The Intercept headlined on June 5th, “TOP-SECRET NSA REPORT DETAILS RUSSIAN HACKING EFFORT DAYS BEFORE 2016 ELECTION” and devoted 3,811 words to saying that America’s National Security Agency alleges that “a months-long Russian intelligence cyber effort against elements of the U.S. election and voting infrastructure” is the subject of a top-secret “report, dated May 5, 2017,” which “is the most detailed U.S. government account of Russian interference in the election that has yet come to light. While the document provides a rare window into the NSA’s understanding of the mechanics of Russian hacking, it does not show the underlying ‘raw’ intelligence on which the analysis is based. A U.S. intelligence officer who declined to be identified cautioned against drawing too big a conclusion from the document because a single analysis is not necessarily definitive.”
“The report indicates that Russian hacking may have penetrated further into U.S. voting systems than was previously understood. It states unequivocally in its summary statement that it was Russian military intelligence, specifically the Russian General Staff Main Intelligence Directorate, or GRU, that conducted the cyber attacks described in the document.”
If the NSA’s conclusions are true, then Russian President Vladimir Putin is lying to say that the Russian government was not involved in any attempt to manipulate the 2016 U.S. Presidential election.
However, The Intercept also provides allegations from its news-sources saying that the only entity that the alleged Russian government effort succeeded in penetrating was “VR Systems, a Florida-based vendor of electronic voting services and equipment whose products are used in eight states. … According to its website, VR Systems has contracts in eight states: California, Florida, Illinois, Indiana, New York, North Carolina, Virginia, and West Virginia.”
Consequently, according to the NSA’s report, the only three states that were close enough in the vote-count for them to have switched the National election-result away from a Trump victory — which were Michigan, Pennsylvania, and Wisconsin — weren’t even possibly affected by this alleged penetration of VR Systems by the Russian government. (Trump won Michigan by 10,704 votes; Wisconsin by 22,748; Pennsylvania by 44,292. All three would need to have switched.)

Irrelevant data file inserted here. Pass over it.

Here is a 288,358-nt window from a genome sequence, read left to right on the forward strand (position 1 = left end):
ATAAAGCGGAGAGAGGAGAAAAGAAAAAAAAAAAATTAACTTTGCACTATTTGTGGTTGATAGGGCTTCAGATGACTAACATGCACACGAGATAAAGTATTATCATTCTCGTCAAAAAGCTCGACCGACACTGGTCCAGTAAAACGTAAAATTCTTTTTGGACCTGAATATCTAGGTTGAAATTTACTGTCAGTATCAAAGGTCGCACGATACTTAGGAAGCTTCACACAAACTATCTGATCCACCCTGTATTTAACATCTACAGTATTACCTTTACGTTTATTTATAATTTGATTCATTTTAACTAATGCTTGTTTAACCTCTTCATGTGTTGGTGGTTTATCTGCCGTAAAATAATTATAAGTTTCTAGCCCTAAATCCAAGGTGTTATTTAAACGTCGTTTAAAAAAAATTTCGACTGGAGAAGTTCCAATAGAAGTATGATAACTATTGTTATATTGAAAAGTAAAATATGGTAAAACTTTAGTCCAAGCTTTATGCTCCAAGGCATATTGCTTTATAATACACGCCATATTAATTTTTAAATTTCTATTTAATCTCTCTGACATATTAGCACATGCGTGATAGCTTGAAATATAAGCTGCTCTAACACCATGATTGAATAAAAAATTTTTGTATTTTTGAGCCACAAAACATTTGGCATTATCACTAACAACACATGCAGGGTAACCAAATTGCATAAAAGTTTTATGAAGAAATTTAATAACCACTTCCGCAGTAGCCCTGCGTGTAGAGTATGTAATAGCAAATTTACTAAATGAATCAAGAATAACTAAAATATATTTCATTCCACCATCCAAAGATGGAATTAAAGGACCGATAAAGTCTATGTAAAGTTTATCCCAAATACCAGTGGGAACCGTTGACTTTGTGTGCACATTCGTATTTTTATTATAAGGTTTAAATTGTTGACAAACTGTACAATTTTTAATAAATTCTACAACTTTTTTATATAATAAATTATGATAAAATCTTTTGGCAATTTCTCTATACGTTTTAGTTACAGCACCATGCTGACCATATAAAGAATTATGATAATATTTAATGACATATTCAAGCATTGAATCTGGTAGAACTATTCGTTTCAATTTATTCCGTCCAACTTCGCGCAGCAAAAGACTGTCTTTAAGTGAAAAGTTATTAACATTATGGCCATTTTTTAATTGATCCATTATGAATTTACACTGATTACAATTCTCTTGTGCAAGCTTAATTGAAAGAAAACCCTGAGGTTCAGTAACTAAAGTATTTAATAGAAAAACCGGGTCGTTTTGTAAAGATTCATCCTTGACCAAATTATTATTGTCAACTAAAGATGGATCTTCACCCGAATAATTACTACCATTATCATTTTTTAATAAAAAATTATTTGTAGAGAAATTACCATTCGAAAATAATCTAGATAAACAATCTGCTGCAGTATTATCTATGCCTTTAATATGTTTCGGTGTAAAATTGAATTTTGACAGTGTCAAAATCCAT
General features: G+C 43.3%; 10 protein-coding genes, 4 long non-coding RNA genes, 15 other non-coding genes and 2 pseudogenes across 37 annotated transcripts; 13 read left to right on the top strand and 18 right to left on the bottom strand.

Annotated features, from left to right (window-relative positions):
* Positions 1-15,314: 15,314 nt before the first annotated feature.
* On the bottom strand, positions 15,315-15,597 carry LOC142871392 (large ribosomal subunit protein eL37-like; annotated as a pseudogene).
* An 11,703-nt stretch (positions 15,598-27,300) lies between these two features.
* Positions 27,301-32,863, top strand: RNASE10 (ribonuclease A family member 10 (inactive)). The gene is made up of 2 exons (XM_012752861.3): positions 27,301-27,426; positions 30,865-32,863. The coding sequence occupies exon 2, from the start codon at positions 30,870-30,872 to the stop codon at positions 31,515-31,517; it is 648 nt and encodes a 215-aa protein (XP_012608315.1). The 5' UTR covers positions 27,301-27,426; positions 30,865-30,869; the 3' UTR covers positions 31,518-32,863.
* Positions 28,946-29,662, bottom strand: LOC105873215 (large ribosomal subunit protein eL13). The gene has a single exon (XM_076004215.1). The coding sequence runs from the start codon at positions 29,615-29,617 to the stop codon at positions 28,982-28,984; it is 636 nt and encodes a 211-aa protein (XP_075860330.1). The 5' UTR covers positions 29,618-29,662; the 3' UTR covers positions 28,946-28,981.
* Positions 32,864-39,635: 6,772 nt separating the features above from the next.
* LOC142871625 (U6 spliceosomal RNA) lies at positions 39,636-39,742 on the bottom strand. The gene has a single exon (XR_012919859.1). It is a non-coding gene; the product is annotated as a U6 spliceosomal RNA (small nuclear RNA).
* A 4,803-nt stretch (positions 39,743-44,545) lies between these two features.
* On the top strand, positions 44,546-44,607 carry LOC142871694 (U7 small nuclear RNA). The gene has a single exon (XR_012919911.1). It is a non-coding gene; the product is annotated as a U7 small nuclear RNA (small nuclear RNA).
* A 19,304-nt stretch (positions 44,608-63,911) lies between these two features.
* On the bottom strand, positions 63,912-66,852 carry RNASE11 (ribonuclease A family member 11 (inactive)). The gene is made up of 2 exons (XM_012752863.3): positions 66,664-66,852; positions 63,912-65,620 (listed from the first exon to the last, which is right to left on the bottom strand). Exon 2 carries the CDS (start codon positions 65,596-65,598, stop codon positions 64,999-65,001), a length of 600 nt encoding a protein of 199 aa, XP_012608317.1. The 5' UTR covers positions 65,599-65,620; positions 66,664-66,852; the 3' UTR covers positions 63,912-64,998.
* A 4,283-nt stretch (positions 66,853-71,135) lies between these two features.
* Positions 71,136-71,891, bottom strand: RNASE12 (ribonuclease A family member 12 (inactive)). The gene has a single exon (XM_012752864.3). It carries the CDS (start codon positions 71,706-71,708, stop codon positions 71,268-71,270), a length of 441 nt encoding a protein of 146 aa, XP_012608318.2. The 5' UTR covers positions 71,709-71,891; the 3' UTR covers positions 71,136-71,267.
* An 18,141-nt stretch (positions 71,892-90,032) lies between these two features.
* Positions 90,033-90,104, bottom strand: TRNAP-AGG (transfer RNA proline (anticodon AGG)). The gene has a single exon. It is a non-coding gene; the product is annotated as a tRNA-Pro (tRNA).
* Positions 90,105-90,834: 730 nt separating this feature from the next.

The news-report by The Intercept fails to note this key fact, that even if the report is accurate, it’s irrelevant to the key question of whether there exists a possibility that Russian involvement in “hacking” the Presidential election might have affected the election’s outcome. Apparently, the four-reporter team at The Intercept weren’t interested in that question. All of their 3,811 words avoided mentioning it.
The NSA’s allegation that “states unequivocally in its summary statement that it was Russian military intelligence, specifically the Russian General Staff Main Intelligence Directorate, or GRU, that conducted the cyber attacks described in the document,” is the news, if there really is any that won’t subsequently be found to have been false. Even taking the document at face value, it isn’t alleging that any of the three states, all three of which would have had to be switched to Clinton’s win-column in order for her to have won the election, was involved in this “news.”
One might speculate that if this NSA report is accurate, then Russia’s GRU botched rather stupidly to be penetrating into the computers of a vendor that had no contract in any of the battleground states, but The Intercept didn’t even make note of that, either.
If you’ve wasted your time reading the present news-report, you’ve wasted reading only 597 words — less than 16% as many as are in The Intercept’s article.
Investigative historian Eric Zuesse is the author, most recently, of They’re Not Even Close: The Democratic vs. Republican Economic Records, 1910-2010, and of CHRIST’S VENTRILOQUISTS: The Event that Created Christianity.